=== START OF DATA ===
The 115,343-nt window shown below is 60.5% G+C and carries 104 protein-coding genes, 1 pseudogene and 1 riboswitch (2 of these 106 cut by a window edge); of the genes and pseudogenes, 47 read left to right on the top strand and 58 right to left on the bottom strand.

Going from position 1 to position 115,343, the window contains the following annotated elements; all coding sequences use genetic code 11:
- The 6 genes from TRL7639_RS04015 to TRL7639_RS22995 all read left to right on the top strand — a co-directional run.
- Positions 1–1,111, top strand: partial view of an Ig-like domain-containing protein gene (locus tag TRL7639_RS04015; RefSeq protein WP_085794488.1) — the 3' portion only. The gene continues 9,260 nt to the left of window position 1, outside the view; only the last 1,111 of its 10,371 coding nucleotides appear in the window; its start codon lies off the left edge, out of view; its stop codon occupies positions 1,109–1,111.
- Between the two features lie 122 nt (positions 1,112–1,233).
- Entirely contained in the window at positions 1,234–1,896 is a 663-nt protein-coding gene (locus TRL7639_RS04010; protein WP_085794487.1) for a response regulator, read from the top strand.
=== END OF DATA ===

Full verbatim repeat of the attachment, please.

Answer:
The 115,343-nt window shown below is 60.5% G+C and carries 104 protein-coding genes, 1 pseudogene and 1 riboswitch (2 of these 106 cut by a window edge); of the genes and pseudogenes, 47 read left to right on the top strand and 58 right to left on the bottom strand.

Going from position 1 to position 115,343, the window contains the following annotated elements; all coding sequences use genetic code 11:
- The 6 genes from TRL7639_RS04015 to TRL7639_RS22995 all read left to right on the top strand — a co-directional run.
- Positions 1–1,111, top strand: partial view of an Ig-like domain-containing protein gene (locus tag TRL7639_RS04015; RefSeq protein WP_085794488.1) — the 3' portion only. The gene continues 9,260 nt to the left of window position 1, outside the view; only the last 1,111 of its 10,371 coding nucleotides appear in the window; its start codon lies off the left edge, out of view; its stop codon occupies positions 1,109–1,111.
- Between the two features lie 122 nt (positions 1,112–1,233).
- Entirely contained in the window at positions 1,234–1,896 is a 663-nt protein-coding gene (locus TRL7639_RS04010; protein WP_085794487.1) for a response regulator, read from the top strand.